Museum exhibit rings the bell for Beacon Hill

Deborah Cotton and Commodore (Retired) Doug Mclean cut the HMCS Beacon Hill exhibit ribbon. Photo by LS Gibson, MARPAC Imaging

Deborah Cotton and Commodore (Retired) Doug Mclean cut the HMCS Beacon Hill exhibit ribbon. Photo by LS Gibson, MARPAC Imaging

Peter Mallett Staff Writer ~

A new exhibit celebrating the legacy of HMCS Beacon Hill and its legendary commander Ted Simmons has launched at the CFB Esquimalt Naval and Military Museum.

The grand opening ceremony for Hero Warship: HMCS Beacon Hill and Her Daring Commander took place at the base museum on the morning of May 17. Its unveiling came one day after the 75th anniversary of the commissioning of the former River Class Frigate that became the namesake ship for the City of Victoria and served the Royal Canadian Navy until September 1967.

Simmons’ 75-year-old daughter Deborah Cotton was joined by the ship’s final navigation officer, Commodore (Retired) Doug McClean, for a ribbon cutting ceremony that officially opened the exhibit.

McLean, with Cotton at his side, cut the ribbon with an authentic Second World War naval sword loaned by museum volunteer Paul Seguna.

“I am absolutely overwhelmed by how beautiful the exhibit is and the magnificent job the museum staff have done,” said Cotton. “I think if my father saw this, he would be very impressed.”

McLean also feels a strong personal connection to the new exhibit and the ship itself.

“Ships are living things, and sailors say if you serve in a ship you own a plank of the ship. Well I certainly own one of Beacon Hill’s planks; she is a great old ship.”

McLean shared several anecdotes of being a young sailor in Beacon Hill. One was the frightful moment just prior to the ship’s payoff ceremony in Esquimalt. The old ship was on a final sail-past of Beacon Hill Park when it tendered so severely McLean and the rest of the crew thought it was going to tip.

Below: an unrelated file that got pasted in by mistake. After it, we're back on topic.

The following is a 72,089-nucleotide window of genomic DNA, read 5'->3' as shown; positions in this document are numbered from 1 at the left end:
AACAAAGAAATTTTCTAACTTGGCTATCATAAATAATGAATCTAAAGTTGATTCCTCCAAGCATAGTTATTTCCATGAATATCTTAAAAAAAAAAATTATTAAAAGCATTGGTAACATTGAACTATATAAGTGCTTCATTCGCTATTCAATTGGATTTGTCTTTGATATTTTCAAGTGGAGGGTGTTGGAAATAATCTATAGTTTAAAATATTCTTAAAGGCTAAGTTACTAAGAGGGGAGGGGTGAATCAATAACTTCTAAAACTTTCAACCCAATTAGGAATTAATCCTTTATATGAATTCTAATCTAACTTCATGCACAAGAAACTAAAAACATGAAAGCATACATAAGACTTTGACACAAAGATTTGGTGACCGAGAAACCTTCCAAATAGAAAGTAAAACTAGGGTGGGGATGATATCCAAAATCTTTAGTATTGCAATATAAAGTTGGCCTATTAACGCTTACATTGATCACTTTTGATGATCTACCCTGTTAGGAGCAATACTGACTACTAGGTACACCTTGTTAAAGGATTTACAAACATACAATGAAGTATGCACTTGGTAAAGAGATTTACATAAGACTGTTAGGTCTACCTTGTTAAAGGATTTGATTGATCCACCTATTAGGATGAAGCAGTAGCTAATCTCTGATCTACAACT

Created by the museum’s Exhibit Designer Clare Sharpe, Hero Warship features hard-backed descriptive banners that showcase the ship’s history and the naval career of Simmons.

The exhibit occupies a 350-square-foot room and part of an adjoining corridor. Artifacts include the ship’s name board and badge, the commander’s commissioning pennant, and replicas of two of Simmons medals, the Distinguished Service Order and Distinguished Service Cross.

There is also a video of the National Film Board film “Corvette Port Arthur” inspired by the naval career Ted Simmons.

Simmons was an interior decorator by trade who joined the Royal Canadian Naval Volunteer Service shortly before the outbreak of the Second World War. He later went on to become a legendary war hero for thwarting a German U-Boat attack and the boarding of the sinking sub to acquire its code books.

Cotton was the first baby christened in HMCS Beacon Hill, with her confirmation coming one month following VE-Day, and her name was engraved on the ship’s bell. Many years later, Cotton discovered that the whereabouts of the ship’s first bell are unknown, and that several of her father’ war medals were sold by an auction house in England.

Two christening bells from the ship, one from the museum’s collection and another on loan from the City of Victoria, form part of the new display, along with Cotton’s christening cup.

For more information about HMCS Beacon Hill visit the museum’s website:

Museum hours are 10 a.m.-3:30 p.m. Mon-Friday (closed on statutory holidays).

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